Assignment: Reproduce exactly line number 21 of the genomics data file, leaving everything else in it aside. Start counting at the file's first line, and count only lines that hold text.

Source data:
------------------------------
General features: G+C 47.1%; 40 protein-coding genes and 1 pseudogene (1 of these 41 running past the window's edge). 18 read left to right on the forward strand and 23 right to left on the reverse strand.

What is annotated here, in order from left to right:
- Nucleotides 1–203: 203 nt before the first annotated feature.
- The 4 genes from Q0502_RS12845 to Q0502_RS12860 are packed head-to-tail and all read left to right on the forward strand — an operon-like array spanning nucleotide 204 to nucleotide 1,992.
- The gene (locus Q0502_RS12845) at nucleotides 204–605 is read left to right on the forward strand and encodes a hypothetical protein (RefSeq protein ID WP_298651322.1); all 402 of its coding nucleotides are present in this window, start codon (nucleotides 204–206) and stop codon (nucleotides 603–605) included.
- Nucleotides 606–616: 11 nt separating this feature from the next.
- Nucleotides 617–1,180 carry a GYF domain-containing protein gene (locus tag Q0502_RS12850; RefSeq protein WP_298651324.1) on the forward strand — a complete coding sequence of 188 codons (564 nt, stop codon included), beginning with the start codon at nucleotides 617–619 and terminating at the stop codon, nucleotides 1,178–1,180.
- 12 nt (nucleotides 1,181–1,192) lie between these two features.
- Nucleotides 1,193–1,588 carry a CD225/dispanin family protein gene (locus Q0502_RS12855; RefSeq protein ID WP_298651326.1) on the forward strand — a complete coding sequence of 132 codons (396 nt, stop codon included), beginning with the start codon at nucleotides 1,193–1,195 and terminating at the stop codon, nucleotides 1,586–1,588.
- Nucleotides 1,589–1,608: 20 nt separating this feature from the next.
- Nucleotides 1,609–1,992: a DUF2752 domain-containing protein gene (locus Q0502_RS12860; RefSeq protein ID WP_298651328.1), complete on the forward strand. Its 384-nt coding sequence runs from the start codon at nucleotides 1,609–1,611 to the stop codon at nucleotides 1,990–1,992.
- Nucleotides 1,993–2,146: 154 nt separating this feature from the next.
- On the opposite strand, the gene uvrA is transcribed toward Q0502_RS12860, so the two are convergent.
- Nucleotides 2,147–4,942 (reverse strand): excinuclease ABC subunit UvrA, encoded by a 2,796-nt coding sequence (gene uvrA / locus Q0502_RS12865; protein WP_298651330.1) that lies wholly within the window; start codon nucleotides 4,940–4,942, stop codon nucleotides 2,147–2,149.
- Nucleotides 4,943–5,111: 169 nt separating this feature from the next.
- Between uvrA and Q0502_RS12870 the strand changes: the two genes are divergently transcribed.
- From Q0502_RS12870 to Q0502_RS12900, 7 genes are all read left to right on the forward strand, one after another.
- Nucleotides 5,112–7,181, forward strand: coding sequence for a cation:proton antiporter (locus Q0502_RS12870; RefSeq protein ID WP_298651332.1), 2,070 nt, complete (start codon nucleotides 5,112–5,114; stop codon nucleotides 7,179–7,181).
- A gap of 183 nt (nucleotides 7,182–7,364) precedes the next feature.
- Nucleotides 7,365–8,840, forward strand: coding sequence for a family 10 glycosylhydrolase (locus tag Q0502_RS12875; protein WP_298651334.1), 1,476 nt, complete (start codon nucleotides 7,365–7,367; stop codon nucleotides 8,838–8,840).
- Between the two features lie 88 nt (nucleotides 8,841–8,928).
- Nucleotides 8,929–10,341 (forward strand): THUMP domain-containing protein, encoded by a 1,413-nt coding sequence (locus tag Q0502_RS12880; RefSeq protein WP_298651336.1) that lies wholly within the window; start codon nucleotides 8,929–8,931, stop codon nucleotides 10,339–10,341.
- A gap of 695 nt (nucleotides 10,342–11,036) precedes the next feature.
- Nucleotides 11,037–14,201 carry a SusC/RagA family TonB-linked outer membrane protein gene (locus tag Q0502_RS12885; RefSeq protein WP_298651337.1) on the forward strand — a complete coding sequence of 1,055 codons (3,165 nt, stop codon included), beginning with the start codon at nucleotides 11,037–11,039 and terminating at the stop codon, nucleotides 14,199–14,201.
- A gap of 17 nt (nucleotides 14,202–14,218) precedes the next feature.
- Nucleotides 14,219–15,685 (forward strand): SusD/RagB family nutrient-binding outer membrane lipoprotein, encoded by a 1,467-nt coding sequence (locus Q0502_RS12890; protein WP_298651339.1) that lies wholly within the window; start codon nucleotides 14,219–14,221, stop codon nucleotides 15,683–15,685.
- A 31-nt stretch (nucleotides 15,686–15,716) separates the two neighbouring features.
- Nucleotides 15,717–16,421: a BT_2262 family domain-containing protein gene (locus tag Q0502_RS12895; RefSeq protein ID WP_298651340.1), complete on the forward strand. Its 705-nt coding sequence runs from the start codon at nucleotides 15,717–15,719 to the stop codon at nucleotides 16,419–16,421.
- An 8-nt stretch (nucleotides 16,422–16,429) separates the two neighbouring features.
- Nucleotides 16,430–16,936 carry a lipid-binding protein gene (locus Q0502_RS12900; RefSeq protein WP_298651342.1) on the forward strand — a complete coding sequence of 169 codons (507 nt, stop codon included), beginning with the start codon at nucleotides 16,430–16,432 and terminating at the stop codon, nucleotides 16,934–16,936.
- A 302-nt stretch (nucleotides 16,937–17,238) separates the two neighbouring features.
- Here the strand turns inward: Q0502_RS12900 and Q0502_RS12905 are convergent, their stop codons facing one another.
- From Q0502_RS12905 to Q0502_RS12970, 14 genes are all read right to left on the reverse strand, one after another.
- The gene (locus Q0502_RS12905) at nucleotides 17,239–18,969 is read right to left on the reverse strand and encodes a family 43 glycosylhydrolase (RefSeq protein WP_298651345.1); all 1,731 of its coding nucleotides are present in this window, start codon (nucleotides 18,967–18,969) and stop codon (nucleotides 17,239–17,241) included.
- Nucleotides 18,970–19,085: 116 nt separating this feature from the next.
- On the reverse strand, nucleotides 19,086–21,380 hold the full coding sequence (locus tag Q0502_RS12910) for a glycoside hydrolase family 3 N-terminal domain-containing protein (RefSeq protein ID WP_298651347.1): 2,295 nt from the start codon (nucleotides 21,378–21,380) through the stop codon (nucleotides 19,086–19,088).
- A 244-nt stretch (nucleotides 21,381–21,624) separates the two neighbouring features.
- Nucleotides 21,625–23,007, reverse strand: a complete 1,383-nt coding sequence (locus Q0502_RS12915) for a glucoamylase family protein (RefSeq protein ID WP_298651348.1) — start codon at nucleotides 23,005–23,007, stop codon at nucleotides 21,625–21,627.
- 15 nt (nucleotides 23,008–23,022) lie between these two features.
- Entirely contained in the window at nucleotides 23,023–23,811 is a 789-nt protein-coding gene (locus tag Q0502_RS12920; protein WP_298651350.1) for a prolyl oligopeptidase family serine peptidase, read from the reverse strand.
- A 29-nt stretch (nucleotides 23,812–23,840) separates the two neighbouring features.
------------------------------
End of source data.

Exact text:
- Between the two features lie 88 nt (nucleotides 8,841–8,928).